October Newsletter – 01.10.18



Freeport Seals Pact With Indonesia on Giant Grasberg Mine


  • Definitive agreement to allow Inalum to raise stake to 51%
  • Accord is culmination of more than a year of negotiations

Freeport-McMoRan Inc. and Indonesia signed a binding landmark agreement for the U.S. miner to hand over majority control of the giant Grasberg copper and gold mine to a local state-owned firm, in the country’s biggest ever divestment by a foreign resources company.

Freeport Chief Executive Officer Richard Adkerson and PT Indonesia Asahan Aluminium President Director Budi Gunadi Sadikin signed a divestment deal and two other pacts in Jakarta on Thursday. The transfer of majority shares to Asahan Aluminium will happen once the company makes a payment of $3.85 billion to Rio Tinto Group and Freeport, Sadikin said.


A Lloyd’s Emerging Risk Report

Events such as the Paris Intergovernmental Panel on Climate Change (IPCC) convention on climate change demonstrate strong political will that the global economy must become more sustainable. Great reliance will be placed on technologies that incorporate breakthroughs in material science that require increasingly rare earth minerals and metals.

Mining, one of the world’s oldest industries, is going through a period of rapid change to meet this demand. The unique context of each mining operation dictates the exact type and nature of insurance required.

This report explores the risks and drivers of current mining trends, and assesses the role insurance can play in the managing of mining risks in the interests of supporting human progress towards sustainability.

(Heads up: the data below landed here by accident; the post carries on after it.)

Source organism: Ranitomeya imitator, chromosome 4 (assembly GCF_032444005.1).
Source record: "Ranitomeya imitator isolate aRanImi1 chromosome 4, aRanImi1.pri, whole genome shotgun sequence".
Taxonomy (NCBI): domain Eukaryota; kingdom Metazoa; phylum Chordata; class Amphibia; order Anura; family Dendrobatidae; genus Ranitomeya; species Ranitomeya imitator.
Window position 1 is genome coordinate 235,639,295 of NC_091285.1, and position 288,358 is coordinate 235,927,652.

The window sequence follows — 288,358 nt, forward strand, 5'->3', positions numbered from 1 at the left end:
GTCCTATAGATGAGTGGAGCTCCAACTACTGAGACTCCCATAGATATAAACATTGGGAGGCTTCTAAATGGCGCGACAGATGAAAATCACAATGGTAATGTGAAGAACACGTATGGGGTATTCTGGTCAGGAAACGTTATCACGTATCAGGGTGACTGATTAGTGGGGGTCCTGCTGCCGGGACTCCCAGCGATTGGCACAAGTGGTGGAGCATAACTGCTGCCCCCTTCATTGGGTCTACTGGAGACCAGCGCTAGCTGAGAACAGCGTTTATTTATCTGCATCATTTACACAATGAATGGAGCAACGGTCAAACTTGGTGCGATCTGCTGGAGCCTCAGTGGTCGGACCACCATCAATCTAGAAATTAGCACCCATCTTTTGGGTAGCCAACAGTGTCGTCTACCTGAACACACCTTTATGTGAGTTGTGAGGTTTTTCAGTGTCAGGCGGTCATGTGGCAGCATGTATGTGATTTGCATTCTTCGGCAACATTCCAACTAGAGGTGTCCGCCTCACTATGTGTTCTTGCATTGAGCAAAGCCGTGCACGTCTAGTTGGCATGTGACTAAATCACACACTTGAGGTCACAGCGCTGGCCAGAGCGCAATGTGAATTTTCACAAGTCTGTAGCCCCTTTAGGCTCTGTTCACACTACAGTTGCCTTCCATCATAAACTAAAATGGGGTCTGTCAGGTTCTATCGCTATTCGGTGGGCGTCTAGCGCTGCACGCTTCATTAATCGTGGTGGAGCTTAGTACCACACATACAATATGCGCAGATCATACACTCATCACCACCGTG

AustSino to acquire Sundance shares for $58m

Sundance Resources has secured a $58 million investment from AustSino Resources that will be used to develop its flagship Mabalam-Nabeba iron ore project in Central Africa.

The investment includes $50 million towards the cancellation of Sundance’s current convertible notes and $8 million in cash for the advancement of Sundance’s Mbalam-Nabeba project, located on the border of Cameroon and the Republic of the Congo.

AustSino will make two placements: one of 62.5 million fully paid ordinary shares at 0.4 cents per share, and a second of around 10.5 billion shares at 0.55 cents per share in addition to 10.5 billion unlisted options at 2 cents per option.



Congo-owned Sokimo may hinder transfer of Kibali mine to Barrick

Congo’s Société Minière de Kilo-Moto SA, better known as Sokimo, warned Friday that if Randgold Resources transfers to Barrick its stake in Kibali gold mine, in which the state miner has a 10% interest, it would be forced to “assert its rights”.

Canada’s Barrick Gold (TSX, NYSE:ABX) agreed to buy Randgold Resources (LON:RRS) this week in a $18.3 billion share deal, which will create the world’s largest gold company by value and output. Kibali, one of Africa’s biggest gold mines, was flagged as one of the five “tier-one” considered key to the business case of the proposed merger.

While Sokimo did not clarify its plans, it said in a statement quoted by Jeune Afrique (in French) it had learned of the tie-up through the press. It added the proposed business combination was “another illustration of control transfer deals between large global groups, conceived and structured to impose themselves, without any prior discussion, in the countries from which the resources that make up their wealth are extracted.”


Zambia hikes mining taxes in 2019 budget to rein in debt

LUSAKA, Sept 28 (Reuters) – Zambia will introduce new mining duties and increase royalties to help bring down mounting debt, the finance minister said in a budget speech on Friday, as crowds outside protested about alleged government corruption.

Delivering a 86.8 billion kwacha ($7.1 billion) budget in parliament, Margaret Mwanakatwe pledged to bring debt down and to trim the fiscal deficit to 6.5 percent of gross domestic product (GDP) in 2019 from 7.4 percent this year.

The economy of Africa’s No.2 copper producer was expected to grow by at least 4 percent in 2019, around the same as forecast for this year, she said.